Some of these coins are pesos, English pennies, early African coins and early Indian coins. Britain and other big European countries tend to be the most common and less expensive. You must realize that many countries in the world don’t intentionally collect coinage of their own nation. While not only an US phenomenon, it’s safe to assume that there are only a few countries that encourage, or at least have the resources, for multi-national coin collecting.

Talk to a coin dealer in your area to find out about identifying foreign coins for their origin and possible worth.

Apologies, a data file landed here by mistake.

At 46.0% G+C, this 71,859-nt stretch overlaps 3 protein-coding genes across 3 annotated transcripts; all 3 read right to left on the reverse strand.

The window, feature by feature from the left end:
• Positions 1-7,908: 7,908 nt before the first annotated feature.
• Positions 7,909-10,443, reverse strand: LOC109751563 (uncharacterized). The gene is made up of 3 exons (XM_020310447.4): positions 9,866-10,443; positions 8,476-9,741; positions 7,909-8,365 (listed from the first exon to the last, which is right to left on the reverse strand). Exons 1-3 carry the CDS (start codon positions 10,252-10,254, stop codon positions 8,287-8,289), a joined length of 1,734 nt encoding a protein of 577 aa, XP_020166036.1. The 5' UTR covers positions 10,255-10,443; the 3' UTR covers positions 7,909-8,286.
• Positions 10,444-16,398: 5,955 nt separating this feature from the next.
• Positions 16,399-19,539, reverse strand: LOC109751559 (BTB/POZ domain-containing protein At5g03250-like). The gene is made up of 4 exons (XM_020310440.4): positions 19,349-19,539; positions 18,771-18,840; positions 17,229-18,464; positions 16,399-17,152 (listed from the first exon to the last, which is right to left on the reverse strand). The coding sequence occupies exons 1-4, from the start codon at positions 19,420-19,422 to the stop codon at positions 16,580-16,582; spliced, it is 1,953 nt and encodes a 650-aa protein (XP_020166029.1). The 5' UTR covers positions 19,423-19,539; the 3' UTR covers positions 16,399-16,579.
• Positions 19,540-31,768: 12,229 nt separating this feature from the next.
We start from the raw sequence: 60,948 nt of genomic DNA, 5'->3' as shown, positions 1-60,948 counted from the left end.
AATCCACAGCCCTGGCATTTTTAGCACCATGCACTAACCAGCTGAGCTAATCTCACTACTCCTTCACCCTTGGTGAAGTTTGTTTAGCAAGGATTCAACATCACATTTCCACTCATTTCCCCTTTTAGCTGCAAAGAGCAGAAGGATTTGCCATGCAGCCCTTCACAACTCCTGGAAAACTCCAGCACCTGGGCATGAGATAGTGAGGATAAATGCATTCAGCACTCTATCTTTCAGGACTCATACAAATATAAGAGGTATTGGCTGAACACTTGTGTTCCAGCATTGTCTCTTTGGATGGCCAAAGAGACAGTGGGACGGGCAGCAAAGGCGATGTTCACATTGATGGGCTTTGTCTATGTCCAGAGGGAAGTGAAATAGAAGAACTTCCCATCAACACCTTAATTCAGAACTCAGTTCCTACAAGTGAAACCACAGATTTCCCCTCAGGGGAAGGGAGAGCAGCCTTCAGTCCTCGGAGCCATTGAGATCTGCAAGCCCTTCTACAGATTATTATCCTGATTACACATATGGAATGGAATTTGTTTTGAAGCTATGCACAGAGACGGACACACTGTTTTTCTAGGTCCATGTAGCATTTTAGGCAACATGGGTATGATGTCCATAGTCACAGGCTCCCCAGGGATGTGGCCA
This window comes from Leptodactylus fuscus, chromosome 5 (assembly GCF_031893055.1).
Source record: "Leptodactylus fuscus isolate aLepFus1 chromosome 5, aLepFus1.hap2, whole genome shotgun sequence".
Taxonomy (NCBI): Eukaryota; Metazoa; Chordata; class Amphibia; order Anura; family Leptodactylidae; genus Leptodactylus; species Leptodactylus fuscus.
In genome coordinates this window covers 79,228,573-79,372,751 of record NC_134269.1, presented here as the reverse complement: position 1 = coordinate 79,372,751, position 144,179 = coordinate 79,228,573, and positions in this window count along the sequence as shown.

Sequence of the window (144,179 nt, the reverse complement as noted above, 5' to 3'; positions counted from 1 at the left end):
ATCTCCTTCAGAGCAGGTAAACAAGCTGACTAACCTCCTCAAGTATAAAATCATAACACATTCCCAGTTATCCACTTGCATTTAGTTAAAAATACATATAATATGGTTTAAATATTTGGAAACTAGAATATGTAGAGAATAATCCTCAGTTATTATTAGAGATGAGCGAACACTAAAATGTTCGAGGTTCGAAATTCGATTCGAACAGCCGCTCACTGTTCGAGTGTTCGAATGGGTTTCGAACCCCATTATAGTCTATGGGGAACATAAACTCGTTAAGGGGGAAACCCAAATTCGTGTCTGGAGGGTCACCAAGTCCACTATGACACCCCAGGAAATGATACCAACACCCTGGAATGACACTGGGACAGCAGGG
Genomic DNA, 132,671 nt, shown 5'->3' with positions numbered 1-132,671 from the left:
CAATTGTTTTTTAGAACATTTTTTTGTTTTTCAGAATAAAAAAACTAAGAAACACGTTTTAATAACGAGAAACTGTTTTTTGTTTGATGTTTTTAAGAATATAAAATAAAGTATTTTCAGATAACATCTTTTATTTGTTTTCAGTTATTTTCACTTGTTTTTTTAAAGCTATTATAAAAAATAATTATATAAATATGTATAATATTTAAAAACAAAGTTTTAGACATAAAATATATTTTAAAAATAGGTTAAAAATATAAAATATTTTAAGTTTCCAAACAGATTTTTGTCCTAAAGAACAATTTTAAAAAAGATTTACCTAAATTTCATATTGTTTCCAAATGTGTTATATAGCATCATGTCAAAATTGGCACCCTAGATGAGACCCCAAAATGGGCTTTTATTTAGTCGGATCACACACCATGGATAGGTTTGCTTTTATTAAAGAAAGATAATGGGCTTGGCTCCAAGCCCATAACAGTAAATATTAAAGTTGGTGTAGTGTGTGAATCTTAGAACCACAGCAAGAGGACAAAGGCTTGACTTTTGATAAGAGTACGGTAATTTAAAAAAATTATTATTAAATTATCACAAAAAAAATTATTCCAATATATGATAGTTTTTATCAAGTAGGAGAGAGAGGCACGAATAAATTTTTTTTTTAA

Rare Coins to Look Out For (Part III)

1997 DOUBLE-EAR LINCOLN PENNY

There were a lot of defects about Abraham Lincoln’s appearance. He was very tall and had a posthumously diagnosed facial asymmetry disease. But he didn’t have two ear lobes, which is why a ‘97 penny that appears to give him such a feature goes for $250.

1999-P CONNECTICUT BROADSTRUCK QUARTER

Another state quarter worth more than 25 cents is a ‘99 Connecticut quarter that was broadstruck or not quite lined up correctly with the machine. If you’ve got one in your possession, you may be $25 richer.

2005 SPEARED BISON JEFFERSON NICKEL

Are you the owner of a ‘05 nickel that looks a little bit like the buffalo on the tails side was knifed? That’s due to a gouge that was on the die when the coins were minted. Though they usually sell for much less, a Speared Bison Jefferson Nickel has gotten a collector $1265.

ROOSEVELT SILVER DIMES AND WASHINGTON SILVER QUARTERS